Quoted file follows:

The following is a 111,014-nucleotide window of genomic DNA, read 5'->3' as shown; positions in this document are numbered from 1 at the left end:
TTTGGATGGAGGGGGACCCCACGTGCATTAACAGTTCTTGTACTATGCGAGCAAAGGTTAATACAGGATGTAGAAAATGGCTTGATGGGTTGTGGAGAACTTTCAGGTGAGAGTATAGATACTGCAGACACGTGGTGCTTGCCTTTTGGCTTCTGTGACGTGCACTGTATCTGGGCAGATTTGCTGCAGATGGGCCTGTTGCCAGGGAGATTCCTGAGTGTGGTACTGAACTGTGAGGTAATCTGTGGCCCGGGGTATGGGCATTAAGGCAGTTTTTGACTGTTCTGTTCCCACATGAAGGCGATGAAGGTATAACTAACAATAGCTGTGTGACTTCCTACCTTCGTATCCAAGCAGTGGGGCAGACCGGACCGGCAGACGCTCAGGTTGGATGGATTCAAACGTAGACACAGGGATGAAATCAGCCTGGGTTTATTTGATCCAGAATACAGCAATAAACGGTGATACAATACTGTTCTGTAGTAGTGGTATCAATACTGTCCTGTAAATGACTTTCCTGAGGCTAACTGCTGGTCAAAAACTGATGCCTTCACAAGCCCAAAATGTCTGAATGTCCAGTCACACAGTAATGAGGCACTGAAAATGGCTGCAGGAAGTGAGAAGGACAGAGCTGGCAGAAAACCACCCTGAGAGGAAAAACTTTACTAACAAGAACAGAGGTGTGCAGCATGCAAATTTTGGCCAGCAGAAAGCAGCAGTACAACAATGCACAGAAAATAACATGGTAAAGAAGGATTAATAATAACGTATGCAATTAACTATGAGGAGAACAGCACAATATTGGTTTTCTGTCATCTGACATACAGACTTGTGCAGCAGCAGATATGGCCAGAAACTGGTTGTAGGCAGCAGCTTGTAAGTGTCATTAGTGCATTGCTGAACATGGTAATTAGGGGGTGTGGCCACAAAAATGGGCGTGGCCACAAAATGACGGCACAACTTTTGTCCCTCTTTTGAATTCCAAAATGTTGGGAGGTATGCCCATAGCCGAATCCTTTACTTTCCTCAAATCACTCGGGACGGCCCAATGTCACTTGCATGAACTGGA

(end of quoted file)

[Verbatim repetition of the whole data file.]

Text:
The following is a 111,014-nucleotide window of genomic DNA, read 5'->3' as shown; positions in this document are numbered from 1 at the left end:
TTTGGATGGAGGGGGACCCCACGTGCATTAACAGTTCTTGTACTATGCGAGCAAAGGTTAATACAGGATGTAGAAAATGGCTTGATGGGTTGTGGAGAACTTTCAGGTGAGAGTATAGATACTGCAGACACGTGGTGCTTGCCTTTTGGCTTCTGTGACGTGCACTGTATCTGGGCAGATTTGCTGCAGATGGGCCTGTTGCCAGGGAGATTCCTGAGTGTGGTACTGAACTGTGAGGTAATCTGTGGCCCGGGGTATGGGCATTAAGGCAGTTTTTGACTGTTCTGTTCCCACATGAAGGCGATGAAGGTATAACTAACAATAGCTGTGTGACTTCCTACCTTCGTATCCAAGCAGTGGGGCAGACCGGACCGGCAGACGCTCAGGTTGGATGGATTCAAACGTAGACACAGGGATGAAATCAGCCTGGGTTTATTTGATCCAGAATACAGCAATAAACGGTGATACAATACTGTTCTGTAGTAGTGGTATCAATACTGTCCTGTAAATGACTTTCCTGAGGCTAACTGCTGGTCAAAAACTGATGCCTTCACAAGCCCAAAATGTCTGAATGTCCAGTCACACAGTAATGAGGCACTGAAAATGGCTGCAGGAAGTGAGAAGGACAGAGCTGGCAGAAAACCACCCTGAGAGGAAAAACTTTACTAACAAGAACAGAGGTGTGCAGCATGCAAATTTTGGCCAGCAGAAAGCAGCAGTACAACAATGCACAGAAAATAACATGGTAAAGAAGGATTAATAATAACGTATGCAATTAACTATGAGGAGAACAGCACAATATTGGTTTTCTGTCATCTGACATACAGACTTGTGCAGCAGCAGATATGGCCAGAAACTGGTTGTAGGCAGCAGCTTGTAAGTGTCATTAGTGCATTGCTGAACATGGTAATTAGGGGGTGTGGCCACAAAAATGGGCGTGGCCACAAAATGACGGCACAACTTTTGTCCCTCTTTTGAATTCCAAAATGTTGGGAGGTATGCCCATAGCCGAATCCTTTACTTTCCTCAAATCACTCGGGACGGCCCAATGTCACTTGCATGAACTGGA